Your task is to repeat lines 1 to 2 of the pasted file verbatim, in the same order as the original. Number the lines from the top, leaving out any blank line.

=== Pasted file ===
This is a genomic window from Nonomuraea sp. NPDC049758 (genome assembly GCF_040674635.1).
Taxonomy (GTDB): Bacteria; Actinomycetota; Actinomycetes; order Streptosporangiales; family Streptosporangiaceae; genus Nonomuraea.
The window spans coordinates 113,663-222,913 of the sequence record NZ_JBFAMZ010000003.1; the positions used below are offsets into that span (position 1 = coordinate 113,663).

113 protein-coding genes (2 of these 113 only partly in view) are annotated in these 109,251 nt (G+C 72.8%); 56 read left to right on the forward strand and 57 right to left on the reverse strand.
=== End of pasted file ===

This is a genomic window from Nonomuraea sp. NPDC049758 (genome assembly GCF_040674635.1).
Taxonomy (GTDB): Bacteria; Actinomycetota; Actinomycetes; order Streptosporangiales; family Streptosporangiaceae; genus Nonomuraea.